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Behind the Scenes: Teddy Roosevelt’s House
Lobbyist Ben Barnes spent $4.2 million restoring the former president's home. By Carol Ross Joynt
Teddy Roosevelt’s son Archie was born in this house. He went on to be wounded in the same knee in both world wars. Photograph by Ron Blunt.
Comments () | Published June 11, 2012

Ben Barnes has a Washington player’s résumé. He’s a Democratic lobbyist, he’s made a fortune in real estate, and he’s a former lieutenant governor of Texas and speaker of the state’s House. But there’s another side to him: history buff, art collector, preservationist. These are embodied in his building on 19th Street in downtown DC, where he has set up the Ben Barnes Group, a team of six including partners and staff.

It’s the former home of Teddy Roosevelt and his second wife, Edith, who lived there when Roosevelt served on the Civil Service Commission. Barnes’s office was the couple’s bedroom, where Roosevelt’s fifth child, Archibald, was born in 1894. Barnes bought the building eight years ago and spent $4.2 million restoring it. The oak floors are from the period. The five fireplaces all work. The walls are hung with 19th-century American art. The restoration made Barnes a student of TR.

He proudly shows off a copy of Roosevelt’s 1905 address to a joint session of Congress after his presidential reelection. Barnes has learned that what made the house especially appealing to Roosevelt was its proximity to his stable in Rock Creek Park. He might have been born to money in New York City and educated at Harvard, but the future Rough Rider was a cowboy at heart.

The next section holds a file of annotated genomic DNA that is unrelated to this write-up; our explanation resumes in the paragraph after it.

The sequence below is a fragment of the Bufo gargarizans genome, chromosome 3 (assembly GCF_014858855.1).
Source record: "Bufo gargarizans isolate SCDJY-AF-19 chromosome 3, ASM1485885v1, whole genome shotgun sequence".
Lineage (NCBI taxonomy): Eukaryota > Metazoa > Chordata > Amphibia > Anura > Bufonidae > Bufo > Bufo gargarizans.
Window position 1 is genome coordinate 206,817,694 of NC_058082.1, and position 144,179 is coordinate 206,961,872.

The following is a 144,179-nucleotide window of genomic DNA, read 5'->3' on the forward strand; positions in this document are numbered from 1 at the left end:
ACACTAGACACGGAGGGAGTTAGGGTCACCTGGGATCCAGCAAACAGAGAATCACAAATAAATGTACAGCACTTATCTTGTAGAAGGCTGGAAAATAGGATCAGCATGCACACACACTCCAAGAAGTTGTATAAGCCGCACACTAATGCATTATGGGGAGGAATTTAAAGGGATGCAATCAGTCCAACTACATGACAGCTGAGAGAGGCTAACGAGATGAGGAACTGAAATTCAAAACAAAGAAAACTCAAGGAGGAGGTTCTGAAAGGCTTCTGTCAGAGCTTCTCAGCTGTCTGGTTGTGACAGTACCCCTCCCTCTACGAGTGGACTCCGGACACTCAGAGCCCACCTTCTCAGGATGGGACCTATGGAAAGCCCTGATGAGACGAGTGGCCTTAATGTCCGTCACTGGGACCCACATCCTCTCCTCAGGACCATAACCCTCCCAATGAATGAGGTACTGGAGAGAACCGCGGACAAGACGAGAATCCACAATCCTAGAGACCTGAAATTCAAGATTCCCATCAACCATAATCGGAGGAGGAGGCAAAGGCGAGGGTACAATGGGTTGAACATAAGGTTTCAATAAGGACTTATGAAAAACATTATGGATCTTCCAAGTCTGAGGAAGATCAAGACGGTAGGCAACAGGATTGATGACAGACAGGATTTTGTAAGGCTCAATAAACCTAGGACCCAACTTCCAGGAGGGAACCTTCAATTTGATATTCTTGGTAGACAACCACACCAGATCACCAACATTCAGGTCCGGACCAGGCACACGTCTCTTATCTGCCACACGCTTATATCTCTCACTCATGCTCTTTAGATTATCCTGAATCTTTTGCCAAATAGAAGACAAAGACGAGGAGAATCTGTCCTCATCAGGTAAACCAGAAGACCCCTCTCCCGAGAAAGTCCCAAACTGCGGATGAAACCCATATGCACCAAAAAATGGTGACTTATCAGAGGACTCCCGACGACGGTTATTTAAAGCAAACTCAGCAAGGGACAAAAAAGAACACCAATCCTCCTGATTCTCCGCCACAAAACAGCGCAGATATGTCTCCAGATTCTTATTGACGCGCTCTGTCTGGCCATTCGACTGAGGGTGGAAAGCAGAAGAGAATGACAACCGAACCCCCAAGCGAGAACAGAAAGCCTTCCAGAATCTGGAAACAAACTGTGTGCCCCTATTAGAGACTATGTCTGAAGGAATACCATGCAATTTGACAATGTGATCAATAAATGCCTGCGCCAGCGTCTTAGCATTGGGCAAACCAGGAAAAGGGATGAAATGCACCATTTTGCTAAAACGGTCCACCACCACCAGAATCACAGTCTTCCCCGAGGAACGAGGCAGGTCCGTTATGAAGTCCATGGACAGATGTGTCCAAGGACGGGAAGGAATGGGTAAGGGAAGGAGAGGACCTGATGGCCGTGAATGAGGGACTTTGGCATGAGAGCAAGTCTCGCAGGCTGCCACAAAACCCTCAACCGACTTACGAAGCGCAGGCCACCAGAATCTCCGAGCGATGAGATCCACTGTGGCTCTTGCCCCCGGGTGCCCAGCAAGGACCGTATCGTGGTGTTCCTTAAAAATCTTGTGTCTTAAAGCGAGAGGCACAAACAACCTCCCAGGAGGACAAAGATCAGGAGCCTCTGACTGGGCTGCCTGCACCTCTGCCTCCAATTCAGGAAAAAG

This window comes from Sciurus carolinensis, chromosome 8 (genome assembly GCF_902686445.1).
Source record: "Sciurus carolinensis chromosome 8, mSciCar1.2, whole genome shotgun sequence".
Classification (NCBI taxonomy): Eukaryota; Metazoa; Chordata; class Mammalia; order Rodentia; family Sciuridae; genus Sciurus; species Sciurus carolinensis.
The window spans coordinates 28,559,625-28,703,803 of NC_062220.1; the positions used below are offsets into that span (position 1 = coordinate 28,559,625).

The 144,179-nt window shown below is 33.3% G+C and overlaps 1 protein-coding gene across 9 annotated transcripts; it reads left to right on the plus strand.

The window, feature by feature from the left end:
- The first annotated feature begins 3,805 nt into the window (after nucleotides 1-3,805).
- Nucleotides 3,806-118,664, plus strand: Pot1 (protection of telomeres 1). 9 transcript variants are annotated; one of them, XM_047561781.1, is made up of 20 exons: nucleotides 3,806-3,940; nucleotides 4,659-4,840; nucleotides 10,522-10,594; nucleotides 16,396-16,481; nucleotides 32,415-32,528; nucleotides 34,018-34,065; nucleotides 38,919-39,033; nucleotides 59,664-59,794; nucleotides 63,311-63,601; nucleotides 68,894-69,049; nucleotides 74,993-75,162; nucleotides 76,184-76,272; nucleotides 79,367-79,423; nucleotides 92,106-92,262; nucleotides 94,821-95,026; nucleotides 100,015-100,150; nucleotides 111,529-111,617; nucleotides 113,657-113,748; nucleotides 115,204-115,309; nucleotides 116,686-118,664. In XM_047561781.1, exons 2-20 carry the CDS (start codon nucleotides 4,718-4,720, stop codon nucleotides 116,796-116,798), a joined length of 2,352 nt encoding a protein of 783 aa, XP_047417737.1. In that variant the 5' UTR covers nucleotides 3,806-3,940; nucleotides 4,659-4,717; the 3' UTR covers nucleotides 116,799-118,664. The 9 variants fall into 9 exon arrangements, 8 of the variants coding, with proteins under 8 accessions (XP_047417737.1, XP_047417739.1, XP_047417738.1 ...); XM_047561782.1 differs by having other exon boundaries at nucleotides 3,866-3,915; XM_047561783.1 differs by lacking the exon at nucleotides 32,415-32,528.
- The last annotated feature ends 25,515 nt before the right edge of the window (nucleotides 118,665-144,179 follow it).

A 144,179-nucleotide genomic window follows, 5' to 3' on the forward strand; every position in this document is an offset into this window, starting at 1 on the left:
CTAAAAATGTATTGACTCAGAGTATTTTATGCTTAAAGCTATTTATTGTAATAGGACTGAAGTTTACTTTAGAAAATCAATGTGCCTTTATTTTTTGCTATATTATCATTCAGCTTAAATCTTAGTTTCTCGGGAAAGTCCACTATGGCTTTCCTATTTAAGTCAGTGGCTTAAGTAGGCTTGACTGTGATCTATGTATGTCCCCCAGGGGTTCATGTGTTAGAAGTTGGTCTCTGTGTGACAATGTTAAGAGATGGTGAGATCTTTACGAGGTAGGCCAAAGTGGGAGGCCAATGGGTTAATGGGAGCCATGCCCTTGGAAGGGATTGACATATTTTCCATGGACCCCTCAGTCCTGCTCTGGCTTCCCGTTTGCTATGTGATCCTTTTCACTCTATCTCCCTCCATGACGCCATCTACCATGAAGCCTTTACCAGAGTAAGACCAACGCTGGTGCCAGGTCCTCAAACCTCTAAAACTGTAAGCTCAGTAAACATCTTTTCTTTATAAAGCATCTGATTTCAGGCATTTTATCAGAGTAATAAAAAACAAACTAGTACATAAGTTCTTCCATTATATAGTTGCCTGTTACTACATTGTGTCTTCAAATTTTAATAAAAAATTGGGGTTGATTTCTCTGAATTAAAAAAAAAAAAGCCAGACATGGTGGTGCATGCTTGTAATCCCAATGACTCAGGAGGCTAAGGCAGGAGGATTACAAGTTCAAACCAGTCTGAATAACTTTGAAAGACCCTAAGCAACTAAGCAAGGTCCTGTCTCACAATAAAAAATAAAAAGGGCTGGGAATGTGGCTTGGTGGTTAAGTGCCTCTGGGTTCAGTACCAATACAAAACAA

Another bonus: The restaurant Roosevelt frequented with Secretary of War Redfield Proctor was only two blocks away. Barnes has his own dining options: “It doesn’t hurt that the Palm and i Ricchi are across the street.”

This article appears in the June 2012 issue of The Washingtonian.

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  • Bdlipson

    I worked in that house back in the 1970s, when it was occupied by a Washington law firm. At the time, it was also occupied by a ghost we named "Teddy," assuming it was Teddy Roosevelt's spirit. He was friendly and mischievous, playing on the elevator (which had not existed during his residence there), and changing radios from AM rock stations to FM classical music stations. One night, when one other woman and I were the only two people in the building, getting dressed to go to our annual Christmas party, "Teddy" stood watch outside the two offices we were using as dressing rooms, pacing back and forth on the tile floor outside. When I opened my door to look, there was no one there -- and the building was locked up tight. When I went back into the office, the pacing started again. I called out to my friend to ask if she was walking around, and she was not. When I told her about the footsteps, she panicked, threw on her coat, and left to go home to finish dressing, inviting me to come with her. But I stayed, and as I walked back into the private office, I told Teddy he could also stay, but not to peek. Again, the pacing started as soon as I closed the door. When I was finished, I left, turning out the lights and locking the door behind me. But first I said good night to Teddy. Sorry to say, he didn't answer -- or at least, not so that I could hear. Absolutely true story.

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Posted at 10:53 AM/ET, 06/11/2012 RSS | Print | Permalink | Comments () | Washingtonian.com Articles